What I found most jarring was the “tone” of the presentation of the objects – it seemed that the curators hadn’t quite decided whether to offer them as familiar or alien. The slight squeamishness about sex and death was out of place and despite frequent references to them I didn’t really get a sense of the wider family network or indeed of the town as whole. I wasn’t sure how much we were supposed to be trying to glimpse “daily life” vs contemplating our own fragile mortality and the possibility of everything to become an artefact through circumstance. If we were looking at living there should have been a little more focus on activity and diversity and if we were acknowledging our own morbid curiosity in the mundane perhaps a little more opportunity for intepretation would have been helpful.
If I am honest and ruthless with myself I suspect that my feelings about the exhibition stem from over-thinking and being too bookish in my personal tastes. The exhibition as a whole was also guilty of my personal pet hate- a failure to suggest places to go and look for more information or alternative viewpoints. Its not uncommon in museums especially when they are short of space but as an academic I find it infuriating. I want references and arguments as well as a sense that I need to do some of the interpreting for myself. I often think its the kind of value-added extra that catalogues and hand-held guides should be offering. I want to be challenged by a display, to see things in a new light and that is hard to achieve. Its especially tricky when its related to my ‘specialist’ subject and the curators have so many expectations to meet.

However, before I start sounding too negative I want to encourage you to go..
The concept of a exhibition dedicated to the domestic space was always worthwhile and (although almost cliché in terms of fashionable academia) in dire need of applying to objects not already sorted into that category by a provincial label – for example, exhibitions about Roman Britain often have more of a daily-life feel but galleries often focus on ‘big’ works of art.  The sense of how items could be placed next to each other and ‘read’ together was also an interesting concept but perhaps impossible to do without a full household space to use (although imagined how crowded that would feel and how dark!). Pompeii & Herculaneum really do offer a unique chance to see a pair of communities at a particular time – a chance to see objects and situations normally erased and that chance shouldn’t be missed.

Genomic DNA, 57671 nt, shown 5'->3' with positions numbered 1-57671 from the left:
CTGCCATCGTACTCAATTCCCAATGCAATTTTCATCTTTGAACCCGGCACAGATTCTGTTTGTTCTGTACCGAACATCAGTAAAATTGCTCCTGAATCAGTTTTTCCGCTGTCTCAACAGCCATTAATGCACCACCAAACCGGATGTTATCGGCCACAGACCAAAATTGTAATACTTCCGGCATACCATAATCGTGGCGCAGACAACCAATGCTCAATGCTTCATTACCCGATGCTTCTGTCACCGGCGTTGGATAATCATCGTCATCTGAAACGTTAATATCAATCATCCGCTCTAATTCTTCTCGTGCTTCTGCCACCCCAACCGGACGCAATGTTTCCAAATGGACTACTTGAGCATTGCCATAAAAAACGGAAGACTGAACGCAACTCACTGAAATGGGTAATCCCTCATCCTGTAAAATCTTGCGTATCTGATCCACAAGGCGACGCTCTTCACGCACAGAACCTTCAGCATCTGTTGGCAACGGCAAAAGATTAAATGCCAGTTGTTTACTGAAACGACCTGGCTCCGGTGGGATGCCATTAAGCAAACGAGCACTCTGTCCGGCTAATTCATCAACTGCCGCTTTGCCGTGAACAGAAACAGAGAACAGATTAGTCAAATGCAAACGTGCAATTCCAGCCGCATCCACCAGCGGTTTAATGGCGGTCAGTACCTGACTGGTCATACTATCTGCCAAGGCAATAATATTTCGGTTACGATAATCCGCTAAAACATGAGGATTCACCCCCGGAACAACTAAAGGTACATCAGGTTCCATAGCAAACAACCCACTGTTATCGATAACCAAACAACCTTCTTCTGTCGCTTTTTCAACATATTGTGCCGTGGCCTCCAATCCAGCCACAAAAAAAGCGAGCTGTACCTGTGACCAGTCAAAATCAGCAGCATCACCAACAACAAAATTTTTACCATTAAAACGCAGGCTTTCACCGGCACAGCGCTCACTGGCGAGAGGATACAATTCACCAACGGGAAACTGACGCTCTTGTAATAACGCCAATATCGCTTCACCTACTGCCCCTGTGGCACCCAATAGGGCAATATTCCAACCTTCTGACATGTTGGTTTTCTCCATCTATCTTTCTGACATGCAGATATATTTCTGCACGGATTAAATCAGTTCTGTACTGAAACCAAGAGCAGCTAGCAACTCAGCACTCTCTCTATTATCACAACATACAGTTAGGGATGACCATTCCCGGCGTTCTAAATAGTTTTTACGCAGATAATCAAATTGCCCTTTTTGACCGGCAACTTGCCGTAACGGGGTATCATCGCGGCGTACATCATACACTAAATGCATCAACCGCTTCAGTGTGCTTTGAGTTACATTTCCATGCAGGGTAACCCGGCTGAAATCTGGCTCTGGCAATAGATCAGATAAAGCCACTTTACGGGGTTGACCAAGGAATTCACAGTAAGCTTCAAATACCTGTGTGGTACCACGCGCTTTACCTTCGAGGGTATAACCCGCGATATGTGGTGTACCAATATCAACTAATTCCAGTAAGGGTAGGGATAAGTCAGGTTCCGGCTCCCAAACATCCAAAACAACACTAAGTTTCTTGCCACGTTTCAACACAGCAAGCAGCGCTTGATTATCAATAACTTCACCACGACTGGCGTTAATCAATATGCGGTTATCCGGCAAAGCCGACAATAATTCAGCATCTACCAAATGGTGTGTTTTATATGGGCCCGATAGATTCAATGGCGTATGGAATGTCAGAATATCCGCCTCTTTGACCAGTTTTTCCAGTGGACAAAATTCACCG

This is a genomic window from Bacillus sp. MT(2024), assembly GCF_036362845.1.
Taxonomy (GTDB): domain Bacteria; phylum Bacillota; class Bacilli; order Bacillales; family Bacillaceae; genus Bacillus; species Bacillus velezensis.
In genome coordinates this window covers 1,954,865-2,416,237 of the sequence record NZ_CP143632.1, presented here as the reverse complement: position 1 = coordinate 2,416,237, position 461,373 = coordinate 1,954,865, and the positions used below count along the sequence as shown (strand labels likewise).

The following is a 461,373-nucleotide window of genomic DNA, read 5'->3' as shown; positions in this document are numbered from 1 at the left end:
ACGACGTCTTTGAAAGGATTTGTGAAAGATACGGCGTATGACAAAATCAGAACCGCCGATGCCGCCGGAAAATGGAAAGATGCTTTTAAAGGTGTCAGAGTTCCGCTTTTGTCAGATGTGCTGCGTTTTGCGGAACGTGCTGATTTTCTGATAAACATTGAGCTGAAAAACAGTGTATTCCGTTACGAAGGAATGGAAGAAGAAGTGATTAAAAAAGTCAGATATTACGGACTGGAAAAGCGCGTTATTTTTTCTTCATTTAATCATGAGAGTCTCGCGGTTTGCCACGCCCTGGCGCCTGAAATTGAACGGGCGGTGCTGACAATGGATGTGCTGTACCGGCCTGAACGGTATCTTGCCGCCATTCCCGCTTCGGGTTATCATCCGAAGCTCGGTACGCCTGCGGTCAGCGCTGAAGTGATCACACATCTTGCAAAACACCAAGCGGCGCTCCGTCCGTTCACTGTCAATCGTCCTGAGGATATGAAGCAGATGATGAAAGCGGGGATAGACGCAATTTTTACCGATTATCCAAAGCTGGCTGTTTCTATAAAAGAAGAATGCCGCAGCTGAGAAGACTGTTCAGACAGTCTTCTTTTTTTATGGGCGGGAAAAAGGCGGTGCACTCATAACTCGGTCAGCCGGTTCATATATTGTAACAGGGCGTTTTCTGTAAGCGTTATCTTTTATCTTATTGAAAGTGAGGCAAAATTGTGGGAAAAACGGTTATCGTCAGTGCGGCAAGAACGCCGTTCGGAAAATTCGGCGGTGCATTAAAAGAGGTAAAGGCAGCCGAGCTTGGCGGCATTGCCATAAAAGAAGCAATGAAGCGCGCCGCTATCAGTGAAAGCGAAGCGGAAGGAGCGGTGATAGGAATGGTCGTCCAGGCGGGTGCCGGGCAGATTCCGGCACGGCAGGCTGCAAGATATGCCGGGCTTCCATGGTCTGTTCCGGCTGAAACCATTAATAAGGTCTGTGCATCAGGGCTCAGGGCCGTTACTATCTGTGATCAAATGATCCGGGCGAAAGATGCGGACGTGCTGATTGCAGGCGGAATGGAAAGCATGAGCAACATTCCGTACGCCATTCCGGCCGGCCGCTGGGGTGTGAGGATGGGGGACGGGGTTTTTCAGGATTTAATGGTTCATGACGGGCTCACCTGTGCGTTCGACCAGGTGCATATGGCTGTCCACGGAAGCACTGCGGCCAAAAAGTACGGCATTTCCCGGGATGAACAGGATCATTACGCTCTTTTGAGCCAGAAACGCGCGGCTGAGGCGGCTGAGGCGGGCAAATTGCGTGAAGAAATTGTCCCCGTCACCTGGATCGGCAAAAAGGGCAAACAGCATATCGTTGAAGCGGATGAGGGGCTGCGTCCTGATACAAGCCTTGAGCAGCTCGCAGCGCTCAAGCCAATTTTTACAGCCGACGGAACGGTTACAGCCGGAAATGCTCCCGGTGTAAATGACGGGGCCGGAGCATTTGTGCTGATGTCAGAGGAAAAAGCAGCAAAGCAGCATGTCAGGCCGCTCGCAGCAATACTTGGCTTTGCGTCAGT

Furthermore the light and attention lavished on the objects remind you that there aren’t many times you will get to see anything like this so clearly and so close to home. Special exhibitions at the BM aren’t cheap (but they aren’t ridiculous) and travelling to and around London isn’t cheap but it is cheaper than a holiday to Italy.
Go.. it is beautiful and its disturbing. Its fascinating and infuriating. Go and make your own mind up.
[Other Reviews Here, here, here, here and here]

After the hour and some wandering around we went to a special event linked to the exhibition (one of many) – in this case a lecture on the benefits of reading poetry in its original Latin.  A bit of a cheeky refresher for me and a new look at half-familiar poetry for the mrs. Its difficult for me to judge how good it was as a public lecture for the same reason its hard as a semi-pro to examine the overall impact of the exhibition that is because this was material I covered at GCSE/A-level it was familiar and unexciting on a personal level. I also always cringe inwardly at every blunt attempt to “prove” the worth of classics- like somehow the fact that we are debating it betrays our insecurity and uncertainty about the role we play and gets in the way of showing our worth (which is a whole other post) But. I can say that I liked the roundtable multi-speaker format and it was smoothly done. Furthermore, I thought the ideas that were the underlying point of the lecture – that the language of the poetry helps us see the inherent beauty of the piece, raises deeper linguistic and cultural questions and that it reminds about the differences between our readings and earlier ones (and indeed talks to us about the process of translation- an idea less considered in the lecture) -were important and worth making. Engaging with Latin can be hard to do but it is worthwhile and it is interesting! From that point of view the lecture was worthwhile and productive – I think I can convince the wife to learn a bit more latin and re-learn my rather rusty skills at the same time.

All round Good Day then.